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Keep Music Alive campaign aims to ‘fix streaming now’


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The UK’s Musicians’ Union and The Ivors Academy have teamed up for a campaign called ‘Keep Music Alive’ which the two organisations say “aims to ‘fix streaming’ and calls for industry stakeholders to come together to agree an equitable, sustainable and transparent model for royalty distribution in the streaming era”.

It kicks off this morning with an online petition calling for the British government to “urgently undertake a review of streaming” to “ensure that the flow of money is transparent and fair for the whole music ecosystem”. It’s already closing in on its initial target of 1,000 signatures, after being emailed to musicians this morning.

The campaign is related to (although also distinct from) the #BrokenRecord movement that’s been building a head of steam in the UK in recent weeks, started by musician Tom Gray, who’s also on the songwriter committee of The Ivors Academy. Note, the ‘Keep Music Alive’ campaign is aimed at labels as much as it is at streaming companies.

“The recorded music industry must play its part in shoring up the individuals on whose talent and creativity it so heavily relies. We have been asking for a fairer deal on streaming for years and it is long overdue. Our members can no longer accept the record labels taking the biggest share of income. We have to fix streaming now,” said MU deputy general secretary Naomi Pohl.

“Music creators are clear that the industry must change. The current models are broken. It is wrong for a few corporations to make billions from streaming while thousands of creators seek hardship support as their livelihoods evaporate,” added Ivors Academy CEO Graham Davies.

The Guardian has interviewed some of the artists and industry figures who are backing the campaign, including Ivors Academy chair Crispin Hunt’s idea for splitting streaming revenues equally between DSPs – something he went into in more depth in an interview on website Live4ever.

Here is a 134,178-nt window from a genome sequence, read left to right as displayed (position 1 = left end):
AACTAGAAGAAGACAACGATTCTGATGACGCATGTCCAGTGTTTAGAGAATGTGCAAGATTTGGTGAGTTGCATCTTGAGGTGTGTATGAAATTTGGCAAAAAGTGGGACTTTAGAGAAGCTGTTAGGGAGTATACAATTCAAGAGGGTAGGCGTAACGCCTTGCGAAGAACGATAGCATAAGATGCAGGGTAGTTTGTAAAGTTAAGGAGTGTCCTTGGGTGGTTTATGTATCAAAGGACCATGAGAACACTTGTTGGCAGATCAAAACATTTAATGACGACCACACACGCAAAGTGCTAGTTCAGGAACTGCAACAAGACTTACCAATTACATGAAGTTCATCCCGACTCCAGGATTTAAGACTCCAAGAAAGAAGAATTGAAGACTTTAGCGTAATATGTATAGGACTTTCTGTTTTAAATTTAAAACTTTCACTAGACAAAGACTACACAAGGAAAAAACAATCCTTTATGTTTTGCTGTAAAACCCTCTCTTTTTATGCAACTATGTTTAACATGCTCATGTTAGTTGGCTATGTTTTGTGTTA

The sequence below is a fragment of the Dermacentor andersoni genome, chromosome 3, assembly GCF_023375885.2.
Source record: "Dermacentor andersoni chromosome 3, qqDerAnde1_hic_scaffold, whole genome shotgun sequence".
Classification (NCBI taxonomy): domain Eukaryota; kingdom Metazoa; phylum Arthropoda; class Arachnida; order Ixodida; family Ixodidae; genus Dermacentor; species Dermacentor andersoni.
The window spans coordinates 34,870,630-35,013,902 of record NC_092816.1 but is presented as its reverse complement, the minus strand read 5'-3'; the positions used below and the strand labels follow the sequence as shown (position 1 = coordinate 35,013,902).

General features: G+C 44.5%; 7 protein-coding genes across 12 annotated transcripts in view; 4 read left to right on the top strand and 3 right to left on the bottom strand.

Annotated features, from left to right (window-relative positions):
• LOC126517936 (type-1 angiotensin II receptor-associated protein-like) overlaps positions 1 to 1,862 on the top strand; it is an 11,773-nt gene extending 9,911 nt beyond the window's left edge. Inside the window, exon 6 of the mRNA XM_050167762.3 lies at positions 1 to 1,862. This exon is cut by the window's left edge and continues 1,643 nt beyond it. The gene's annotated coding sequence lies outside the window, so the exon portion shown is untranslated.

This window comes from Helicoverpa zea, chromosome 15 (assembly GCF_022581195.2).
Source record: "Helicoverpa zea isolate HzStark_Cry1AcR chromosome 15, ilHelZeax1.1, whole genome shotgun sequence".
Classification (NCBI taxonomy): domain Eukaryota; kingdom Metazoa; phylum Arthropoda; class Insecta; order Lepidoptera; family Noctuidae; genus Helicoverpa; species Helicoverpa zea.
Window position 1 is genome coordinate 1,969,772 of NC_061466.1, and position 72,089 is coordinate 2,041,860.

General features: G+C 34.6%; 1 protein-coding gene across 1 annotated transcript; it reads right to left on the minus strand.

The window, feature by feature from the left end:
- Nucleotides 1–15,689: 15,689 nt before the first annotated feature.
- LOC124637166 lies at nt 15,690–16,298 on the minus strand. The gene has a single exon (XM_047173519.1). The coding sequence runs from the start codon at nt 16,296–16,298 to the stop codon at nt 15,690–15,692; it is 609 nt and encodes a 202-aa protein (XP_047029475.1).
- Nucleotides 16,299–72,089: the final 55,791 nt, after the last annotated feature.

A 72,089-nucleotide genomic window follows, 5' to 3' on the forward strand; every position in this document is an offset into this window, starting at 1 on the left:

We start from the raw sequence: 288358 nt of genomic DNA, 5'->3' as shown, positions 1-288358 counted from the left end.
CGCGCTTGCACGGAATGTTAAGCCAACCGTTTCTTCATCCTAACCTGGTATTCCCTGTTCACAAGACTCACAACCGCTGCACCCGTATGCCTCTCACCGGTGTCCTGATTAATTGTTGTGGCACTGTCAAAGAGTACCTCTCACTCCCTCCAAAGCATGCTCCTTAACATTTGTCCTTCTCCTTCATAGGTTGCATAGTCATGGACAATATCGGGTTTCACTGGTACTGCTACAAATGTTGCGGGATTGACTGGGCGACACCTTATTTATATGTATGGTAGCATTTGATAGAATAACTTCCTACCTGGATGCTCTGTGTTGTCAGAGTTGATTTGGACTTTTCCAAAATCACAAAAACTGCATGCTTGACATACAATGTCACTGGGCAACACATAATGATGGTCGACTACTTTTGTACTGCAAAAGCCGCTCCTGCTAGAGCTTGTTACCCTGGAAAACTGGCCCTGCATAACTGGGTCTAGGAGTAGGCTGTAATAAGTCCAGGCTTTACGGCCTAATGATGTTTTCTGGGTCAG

“The ten quid that gets divided at the moment goes: £3 Spotify, £1.20 to the songwriters and the rest to the record labels. I think, personally, that it needs to go four ways: 25% to the platform, 25% to the song, 25% to the singers and 25% needs to go the sellers. The other answer is to raise the price. You either divide the money fairly so that it’s more proportional, or you raise the price.”

Alongside today’s announcement, there’ll be a #BrokenRecord Festival on 24 May, based around musician Tim Burgess’s #TimsTwitterListeningParty tweetalongs. Boy George, KT Tunstall, John Grant, The Shins and Pins are among the artists taking part.

There’s also a ‘Tim’s Twitter Listening Party #BrokenRecord Appeal‘, raising money to be split equally between the PRS Emergency Relief Fund and the Musicians’ Union Coronavirus Hardship Fund.

At this point, this is a UK-focused campaign, but it’s one that has the potential to spread to other parts of the world. Two things are particularly interesting to us about the nature of the current protests. First, that it’s not just a case of musicians criticising streaming services as it has been in the past – labels are now firmly in their sights too. Perhaps this will draw more labels into the debate in a constructive way, which would be positive.

Second, that the campaigners are not just calling for royalties to be higher, but are talking about how they think/hope this could be accomplished. That’s a point we were making too in our analysis of streaming last week. Calling for systematic reform carries more weight when you’re starting off by suggesting what some of those reforms might be.

Stuart Dredge

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